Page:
by Darlington E. Ogugua, Age 17, Nigeria
In every complete novel, there are chapters. Paragraphs are the constituents of these chapters. You don’t make a complete paragraph without writing complete lines and the basic unit of a line in literature, whether prose, drama or poetry, is the word. What makes a good writer is his or her ability to choose the right words at the right time along with the ease at which the words chosen portray information and feelings to the reader. If you produce a literary work that most people find ambiguous, I do not think your aim of writing would have been achieved.
Just as the human body has cells, literature has words. Since every Biology student begins with the study of the cell, it is pertinent to note that prospective writers need to learn everything they can about words. Of course, I don’t expect you to buy an Oxford dictionary and begin to memorize each word, page by page, but I wouldn’t say you shouldn’t either. There are other ways you can become familiar with words. The best way, I think, is through reading. Read good literature. Don’t limit your library to romance and science fiction novels. Surf the Net for various literary prize shortlists and award-winning novels. Buy them if you can. A host of new words await you as you read them; trust me.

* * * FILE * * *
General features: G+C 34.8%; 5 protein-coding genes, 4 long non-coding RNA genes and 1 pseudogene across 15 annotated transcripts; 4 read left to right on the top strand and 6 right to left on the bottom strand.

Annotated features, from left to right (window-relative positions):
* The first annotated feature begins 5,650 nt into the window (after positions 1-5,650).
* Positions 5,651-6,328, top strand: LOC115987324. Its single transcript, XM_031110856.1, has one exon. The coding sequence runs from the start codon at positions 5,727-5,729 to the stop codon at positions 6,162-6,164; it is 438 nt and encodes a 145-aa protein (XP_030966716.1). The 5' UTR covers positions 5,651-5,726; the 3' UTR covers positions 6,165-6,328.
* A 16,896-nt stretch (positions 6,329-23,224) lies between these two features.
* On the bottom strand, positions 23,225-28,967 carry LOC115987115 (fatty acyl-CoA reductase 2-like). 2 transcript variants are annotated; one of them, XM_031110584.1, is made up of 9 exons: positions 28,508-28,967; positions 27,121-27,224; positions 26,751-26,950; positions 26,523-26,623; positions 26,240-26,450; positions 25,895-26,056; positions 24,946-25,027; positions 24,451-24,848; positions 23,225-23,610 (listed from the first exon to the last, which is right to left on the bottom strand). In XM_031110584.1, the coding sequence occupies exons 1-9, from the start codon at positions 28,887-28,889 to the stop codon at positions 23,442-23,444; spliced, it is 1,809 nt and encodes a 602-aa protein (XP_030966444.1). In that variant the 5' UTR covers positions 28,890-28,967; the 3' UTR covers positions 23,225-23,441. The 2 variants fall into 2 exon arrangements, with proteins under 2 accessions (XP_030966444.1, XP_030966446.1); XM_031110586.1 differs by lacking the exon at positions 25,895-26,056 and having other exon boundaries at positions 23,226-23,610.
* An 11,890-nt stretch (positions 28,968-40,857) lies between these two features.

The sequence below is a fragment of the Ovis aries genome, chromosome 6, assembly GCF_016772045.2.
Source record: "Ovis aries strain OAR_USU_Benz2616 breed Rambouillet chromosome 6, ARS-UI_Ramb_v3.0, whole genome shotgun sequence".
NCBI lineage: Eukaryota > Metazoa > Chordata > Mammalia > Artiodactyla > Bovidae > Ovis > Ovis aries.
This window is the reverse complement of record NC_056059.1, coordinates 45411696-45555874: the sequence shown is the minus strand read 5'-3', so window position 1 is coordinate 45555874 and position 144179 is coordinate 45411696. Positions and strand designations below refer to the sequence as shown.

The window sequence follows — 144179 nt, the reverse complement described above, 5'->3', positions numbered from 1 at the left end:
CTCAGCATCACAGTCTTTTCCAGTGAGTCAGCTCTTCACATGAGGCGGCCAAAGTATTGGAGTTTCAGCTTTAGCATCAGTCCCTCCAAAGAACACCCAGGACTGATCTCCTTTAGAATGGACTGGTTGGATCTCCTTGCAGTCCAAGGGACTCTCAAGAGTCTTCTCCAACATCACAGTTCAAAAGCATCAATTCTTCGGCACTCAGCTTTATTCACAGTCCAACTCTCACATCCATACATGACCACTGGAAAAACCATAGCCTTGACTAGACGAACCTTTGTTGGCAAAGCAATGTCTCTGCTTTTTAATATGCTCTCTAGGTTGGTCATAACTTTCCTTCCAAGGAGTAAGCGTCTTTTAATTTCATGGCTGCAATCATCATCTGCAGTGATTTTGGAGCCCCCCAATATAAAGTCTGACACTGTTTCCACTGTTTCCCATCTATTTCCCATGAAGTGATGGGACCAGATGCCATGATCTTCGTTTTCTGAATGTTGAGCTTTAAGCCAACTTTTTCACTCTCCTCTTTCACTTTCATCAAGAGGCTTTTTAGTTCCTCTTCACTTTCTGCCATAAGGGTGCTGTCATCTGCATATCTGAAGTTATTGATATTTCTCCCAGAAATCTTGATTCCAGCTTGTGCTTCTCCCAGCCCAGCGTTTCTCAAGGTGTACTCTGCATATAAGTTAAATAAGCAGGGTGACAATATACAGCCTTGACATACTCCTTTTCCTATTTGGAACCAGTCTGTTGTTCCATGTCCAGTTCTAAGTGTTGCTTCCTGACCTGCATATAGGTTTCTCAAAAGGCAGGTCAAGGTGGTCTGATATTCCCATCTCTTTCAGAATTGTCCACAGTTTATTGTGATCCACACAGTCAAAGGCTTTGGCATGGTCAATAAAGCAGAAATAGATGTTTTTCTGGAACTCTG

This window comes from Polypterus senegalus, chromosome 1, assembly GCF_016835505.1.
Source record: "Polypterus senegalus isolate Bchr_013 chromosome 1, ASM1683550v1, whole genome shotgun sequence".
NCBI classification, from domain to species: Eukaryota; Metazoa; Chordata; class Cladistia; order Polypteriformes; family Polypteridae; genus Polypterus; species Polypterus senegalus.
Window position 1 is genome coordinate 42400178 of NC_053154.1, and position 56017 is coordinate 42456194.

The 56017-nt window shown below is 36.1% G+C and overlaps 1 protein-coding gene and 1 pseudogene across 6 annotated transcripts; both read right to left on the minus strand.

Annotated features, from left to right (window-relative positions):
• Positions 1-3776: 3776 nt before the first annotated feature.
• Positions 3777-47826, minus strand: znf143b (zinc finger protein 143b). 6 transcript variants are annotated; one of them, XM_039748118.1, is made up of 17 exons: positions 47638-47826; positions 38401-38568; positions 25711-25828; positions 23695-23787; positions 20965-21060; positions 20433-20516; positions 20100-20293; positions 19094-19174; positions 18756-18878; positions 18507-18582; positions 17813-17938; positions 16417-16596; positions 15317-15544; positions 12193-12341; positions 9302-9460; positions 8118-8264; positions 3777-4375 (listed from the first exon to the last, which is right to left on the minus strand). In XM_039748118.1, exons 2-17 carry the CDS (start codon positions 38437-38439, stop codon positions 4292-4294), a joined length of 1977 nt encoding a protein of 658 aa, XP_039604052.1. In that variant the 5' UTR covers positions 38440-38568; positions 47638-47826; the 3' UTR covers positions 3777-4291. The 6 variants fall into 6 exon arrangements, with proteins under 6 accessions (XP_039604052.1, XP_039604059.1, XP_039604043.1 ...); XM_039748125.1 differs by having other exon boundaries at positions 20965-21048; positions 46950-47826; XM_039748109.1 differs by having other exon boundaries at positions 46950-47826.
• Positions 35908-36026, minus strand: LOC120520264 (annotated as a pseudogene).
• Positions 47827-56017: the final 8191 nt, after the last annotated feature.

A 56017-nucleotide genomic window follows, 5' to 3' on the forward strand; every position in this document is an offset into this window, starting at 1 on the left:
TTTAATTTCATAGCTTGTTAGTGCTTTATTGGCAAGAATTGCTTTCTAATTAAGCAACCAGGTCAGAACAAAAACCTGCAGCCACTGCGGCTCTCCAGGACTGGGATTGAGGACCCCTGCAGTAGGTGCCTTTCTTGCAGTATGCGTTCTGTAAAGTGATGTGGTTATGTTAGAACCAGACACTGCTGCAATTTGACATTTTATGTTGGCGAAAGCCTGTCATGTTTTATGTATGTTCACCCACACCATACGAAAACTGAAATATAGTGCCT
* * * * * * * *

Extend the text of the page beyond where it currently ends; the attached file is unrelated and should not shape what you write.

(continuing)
You can also build your vocabulary by reading literary magazines, listening to interviews by competent journalists on renowned writers, watching educational programs on TV, and even listening to everyday conversations. I discovered that most of the words I use today were either those I heard from people around me or those I fished out from novels I read.
As aspiring writers we need to arm ourselves with the right words. It is the first and most important step in writing.
Darlington E. Ogugua is a 17 year old medical student from Nigeria. He says, “I’ve always loved writing since I was eight. As an only child, writing has always been my companion and, truly, my first love.” You can find Darlington on Facebook.